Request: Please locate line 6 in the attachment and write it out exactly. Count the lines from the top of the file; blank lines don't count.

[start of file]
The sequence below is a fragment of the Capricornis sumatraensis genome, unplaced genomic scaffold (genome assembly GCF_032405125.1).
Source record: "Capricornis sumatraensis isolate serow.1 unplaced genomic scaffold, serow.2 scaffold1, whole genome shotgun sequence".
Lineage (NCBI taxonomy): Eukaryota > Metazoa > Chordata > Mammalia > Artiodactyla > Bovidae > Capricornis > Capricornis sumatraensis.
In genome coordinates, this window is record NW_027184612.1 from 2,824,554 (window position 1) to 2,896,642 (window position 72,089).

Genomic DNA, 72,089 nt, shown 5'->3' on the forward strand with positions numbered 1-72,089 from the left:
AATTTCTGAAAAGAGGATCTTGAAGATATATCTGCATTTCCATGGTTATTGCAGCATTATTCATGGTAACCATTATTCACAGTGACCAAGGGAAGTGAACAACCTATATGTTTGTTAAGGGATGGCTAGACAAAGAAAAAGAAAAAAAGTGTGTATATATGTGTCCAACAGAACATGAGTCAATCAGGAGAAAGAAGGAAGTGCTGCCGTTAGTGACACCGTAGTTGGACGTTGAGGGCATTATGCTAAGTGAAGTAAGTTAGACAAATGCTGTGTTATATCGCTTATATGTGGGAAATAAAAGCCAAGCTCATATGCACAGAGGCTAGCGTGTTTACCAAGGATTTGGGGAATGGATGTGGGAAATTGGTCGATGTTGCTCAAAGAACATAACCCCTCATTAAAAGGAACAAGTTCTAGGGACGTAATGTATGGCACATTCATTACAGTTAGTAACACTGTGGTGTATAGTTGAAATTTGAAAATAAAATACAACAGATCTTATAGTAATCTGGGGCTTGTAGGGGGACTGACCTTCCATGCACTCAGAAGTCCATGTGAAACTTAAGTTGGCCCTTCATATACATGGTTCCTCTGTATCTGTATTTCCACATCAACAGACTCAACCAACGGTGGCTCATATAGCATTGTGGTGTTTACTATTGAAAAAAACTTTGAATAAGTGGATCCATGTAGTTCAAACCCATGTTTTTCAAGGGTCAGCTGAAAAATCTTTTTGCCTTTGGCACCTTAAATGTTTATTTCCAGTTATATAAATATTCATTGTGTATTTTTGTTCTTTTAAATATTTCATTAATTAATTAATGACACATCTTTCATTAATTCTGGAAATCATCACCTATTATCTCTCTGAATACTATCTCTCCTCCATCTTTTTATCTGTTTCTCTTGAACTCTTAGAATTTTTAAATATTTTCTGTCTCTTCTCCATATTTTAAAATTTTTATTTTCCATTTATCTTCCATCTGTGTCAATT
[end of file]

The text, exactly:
AATTTCTGAAAAGAGGATCTTGAAGATATATCTGCATTTCCATGGTTATTGCAGCATTATTCATGGTAACCATTATTCACAGTGACCAAGGGAAGTGAACAACCTATATGTTTGTTAAGGGATGGCTAGACAAAGAAAAAGAAAAAAAGTGTGTATATATGTGTCCAACAGAACATGAGTCAATCAGGAGAAAGAAGGAAGTGCTGCCGTTAGTGACACCGTAGTTGGACGTTGAGGGCATTATGCTAAGTGAAGTAAGTTAGACAAATGCTGTGTTATATCGCTTATATGTGGGAAATAAAAGCCAAGCTCATATGCACAGAGGCTAGCGTGTTTACCAAGGATTTGGGGAATGGATGTGGGAAATTGGTCGATGTTGCTCAAAGAACATAACCCCTCATTAAAAGGAACAAGTTCTAGGGACGTAATGTATGGCACATTCATTACAGTTAGTAACACTGTGGTGTATAGTTGAAATTTGAAAATAAAATACAACAGATCTTATAGTAATCTGGGGCTTGTAGGGGGACTGACCTTCCATGCACTCAGAAGTCCATGTGAAACTTAAGTTGGCCCTTCATATACATGGTTCCTCTGTATCTGTATTTCCACATCAACAGACTCAACCAACGGTGGCTCATATAGCATTGTGGTGTTTACTATTGAAAAAAACTTTGAATAAGTGGATCCATGTAGTTCAAACCCATGTTTTTCAAGGGTCAGCTGAAAAATCTTTTTGCCTTTGGCACCTTAAATGTTTATTTCCAGTTATATAAATATTCATTGTGTATTTTTGTTCTTTTAAATATTTCATTAATTAATTAATGACACATCTTTCATTAATTCTGGAAATCATCACCTATTATCTCTCTGAATACTATCTCTCCTCCATCTTTTTATCTGTTTCTCTTGAACTCTTAGAATTTTTAAATATTTTCTGTCTCTTCTCCATATTTTAAAATTTTTATTTTCCATTTATCTTCCATCTGTGTCAATT